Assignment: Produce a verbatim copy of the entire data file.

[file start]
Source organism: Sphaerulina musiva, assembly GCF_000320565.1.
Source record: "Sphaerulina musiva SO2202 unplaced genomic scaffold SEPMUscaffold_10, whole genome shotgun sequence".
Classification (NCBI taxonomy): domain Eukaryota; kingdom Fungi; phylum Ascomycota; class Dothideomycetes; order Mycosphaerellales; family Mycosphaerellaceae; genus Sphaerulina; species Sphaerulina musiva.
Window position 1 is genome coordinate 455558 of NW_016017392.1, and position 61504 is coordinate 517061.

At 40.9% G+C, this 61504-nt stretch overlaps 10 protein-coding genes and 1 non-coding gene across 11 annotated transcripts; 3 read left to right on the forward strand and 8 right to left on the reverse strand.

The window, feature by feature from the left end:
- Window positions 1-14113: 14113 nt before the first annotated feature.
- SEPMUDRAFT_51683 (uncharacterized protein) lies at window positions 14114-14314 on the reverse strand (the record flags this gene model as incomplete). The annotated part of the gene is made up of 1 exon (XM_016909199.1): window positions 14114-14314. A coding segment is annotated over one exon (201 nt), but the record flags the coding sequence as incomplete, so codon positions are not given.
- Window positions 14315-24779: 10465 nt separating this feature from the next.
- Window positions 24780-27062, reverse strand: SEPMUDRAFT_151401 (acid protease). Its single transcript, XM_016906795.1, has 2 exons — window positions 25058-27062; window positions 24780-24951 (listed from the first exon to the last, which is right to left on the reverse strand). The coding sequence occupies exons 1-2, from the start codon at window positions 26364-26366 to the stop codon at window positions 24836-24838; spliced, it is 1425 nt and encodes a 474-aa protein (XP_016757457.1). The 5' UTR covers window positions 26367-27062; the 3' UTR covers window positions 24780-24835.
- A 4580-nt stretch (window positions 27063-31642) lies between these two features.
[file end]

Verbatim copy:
Source organism: Sphaerulina musiva, assembly GCF_000320565.1.
Source record: "Sphaerulina musiva SO2202 unplaced genomic scaffold SEPMUscaffold_10, whole genome shotgun sequence".
Classification (NCBI taxonomy): domain Eukaryota; kingdom Fungi; phylum Ascomycota; class Dothideomycetes; order Mycosphaerellales; family Mycosphaerellaceae; genus Sphaerulina; species Sphaerulina musiva.
Window position 1 is genome coordinate 455558 of NW_016017392.1, and position 61504 is coordinate 517061.

At 40.9% G+C, this 61504-nt stretch overlaps 10 protein-coding genes and 1 non-coding gene across 11 annotated transcripts; 3 read left to right on the forward strand and 8 right to left on the reverse strand.

The window, feature by feature from the left end:
- Window positions 1-14113: 14113 nt before the first annotated feature.
- SEPMUDRAFT_51683 (uncharacterized protein) lies at window positions 14114-14314 on the reverse strand (the record flags this gene model as incomplete). The annotated part of the gene is made up of 1 exon (XM_016909199.1): window positions 14114-14314. A coding segment is annotated over one exon (201 nt), but the record flags the coding sequence as incomplete, so codon positions are not given.
- Window positions 14315-24779: 10465 nt separating this feature from the next.
- Window positions 24780-27062, reverse strand: SEPMUDRAFT_151401 (acid protease). Its single transcript, XM_016906795.1, has 2 exons — window positions 25058-27062; window positions 24780-24951 (listed from the first exon to the last, which is right to left on the reverse strand). The coding sequence occupies exons 1-2, from the start codon at window positions 26364-26366 to the stop codon at window positions 24836-24838; spliced, it is 1425 nt and encodes a 474-aa protein (XP_016757457.1). The 5' UTR covers window positions 26367-27062; the 3' UTR covers window positions 24780-24835.
- A 4580-nt stretch (window positions 27063-31642) lies between these two features.